Educate Your Child About the Dangers of Irresponsible Driving
Perhaps your child underestimates the dangers of driving without a seatbelt, driving while texting, racing on public roads, driving after consuming alcohol or drugs or cutting lanes. After all, if they have so far managed to get away scot-free with these behaviors, they may have an inflated sense of control over the situation. Show them examples of other teenagers who have met the negative consequences of driving irresponsibility. You may even organize a visit to the local traffic control center. Education is always the best way to protect one’s self from avoidable hazards. For instance, did you know that drivers age 15-20 years old accounted for 12% of drivers involved in fatal crashes in 2008? A picture is worth a thousand words; you can do some car crash research on the internet and insist that your child look at it with you.

Get Your Child a Safe Car
If you have worries over your child’s driving behavior, it’s best to ask them to stop driving until the have better skills or attitude. You can request that they take further driving lessons – the kind that addresses advanced skills and defensive driving. If your child gets speeding tickets, make sure that HE pays for them himself. If he gets into accidents, make sure that HE pays for costs involved (or contributes according to his means). When the cost or danger is repeated on several occasions, take away your child’s driving privileges for a period of time. Let him know he can try again in a few months. If, when he has the car again, the driving is equally poor, take away driving privileges for longer – he can try again in 6 months or a year (or when he’s completed his “safe driving” course upgrade). In addition, consider making sure that the vehicle the child drives rates high on safety features. A car that is easy to maneuver, and whose safety features are displayed prominently on the dashboard of the vehicle is recommended.

Bad Manners in Public

It’s bad enough when kids display bad manners at home but all the more upsetting when they behave that way in public! Most parents are mortified when other people can see how their kids eat with their mouth open, speak disrespectfully to grownups or sneeze without the benefit of a tissue.

But don’t worry: good manners can be learned (and taught!). If your child displays bad manners in public, consider the following tips:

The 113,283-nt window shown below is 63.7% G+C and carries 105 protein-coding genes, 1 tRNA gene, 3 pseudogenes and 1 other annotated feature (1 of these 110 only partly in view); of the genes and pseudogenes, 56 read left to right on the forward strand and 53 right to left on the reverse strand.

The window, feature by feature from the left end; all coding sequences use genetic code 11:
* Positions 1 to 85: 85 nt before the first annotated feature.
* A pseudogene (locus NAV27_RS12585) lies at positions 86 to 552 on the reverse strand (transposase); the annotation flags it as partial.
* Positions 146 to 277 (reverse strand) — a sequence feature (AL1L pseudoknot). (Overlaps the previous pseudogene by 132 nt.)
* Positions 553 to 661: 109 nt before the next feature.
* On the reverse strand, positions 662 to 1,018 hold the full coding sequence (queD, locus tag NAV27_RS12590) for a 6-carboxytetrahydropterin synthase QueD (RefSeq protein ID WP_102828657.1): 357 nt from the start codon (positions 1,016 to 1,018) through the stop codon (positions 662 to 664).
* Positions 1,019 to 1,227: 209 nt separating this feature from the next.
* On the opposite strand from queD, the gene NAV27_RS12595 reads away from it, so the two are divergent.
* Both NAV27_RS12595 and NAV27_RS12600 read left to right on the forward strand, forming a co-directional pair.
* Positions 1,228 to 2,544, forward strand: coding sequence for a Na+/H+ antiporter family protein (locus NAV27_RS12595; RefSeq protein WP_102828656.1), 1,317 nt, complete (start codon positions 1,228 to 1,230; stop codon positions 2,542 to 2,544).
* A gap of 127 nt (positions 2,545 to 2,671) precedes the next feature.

Consider the Child’s Age
Bad manners are more common in certain age groups. For instance, pre-schoolers are quite impulsive and have trouble waiting. Consequently, this age group is prone to interrupting adults in order to get what they want or need at the moment. Since the behavior is age-appropriate, parents need to be gentle when offering education. “I know it’s hard to wait sometimes. When you see Mommy or Daddy speaking, just sit nearby and tap your fingers on your knees. Soon, Mommy or Daddy will stop talking and see you there and will be happy to help you with whateer you need.” If the child continues to interrupt despite the gentle instructions, parents might consider that the child is not yet ABLE to wait patiently. Older kids, however, have developed more impulse control and can be expected to be more restrained. Also, young children are used to shouting in the school playground and may not realize that shouting in a shopping mall or place of prayer is not equally acceptable. Some kids may slurp up their drinks in a noisy manner without realizing that there is another way. In general, young children must be taught how to display good manners – they’re not born knowing the rules of civilization. Patient guidance from parents is important. Using encouragement and positive reinforcement to encourage good manners is always the first route. Only if these fail to attain the desirable results would one move on to discipline.

Model Good Manners
The best way to teach good manners is for you to display them on a constant basis. If saying “good morning” or “good afternoon” is part of the family culture, then expect that your child will be greeting people courteously outside the home too. If some formality is present when you dine at home, then kids will practice table manners in public settings too. You can demonstrate how one answers a telephone politely, how one introduces oneself or other people, how one eats and so forth. You will still need to TEACH in addition to modelling. However, it will be very difficult to teach if you fail to provide the model of the behavior you are looking for!

Consider That Your Child is Misbehaving for Attention
Does your child have impeccable manners at home, but horrible manners when there’s an audience? If this is the case, consider the possibility that your child’s poor etiquette is his way of getting negative attention. When this happens, just ignore the bad manners; don’t reprimand or laugh. Also, be sure to give your child more positive attention both when he is behaivng appropriately and when he is just doing nothing wrong. When a child gets enough positive attention, he usually doesn’t try to get negative attention. However, if he feels that the only way he can get a parent to talk to him is to misbehave, then that is exactly what he’ll do.

Don’t Reprimand in Public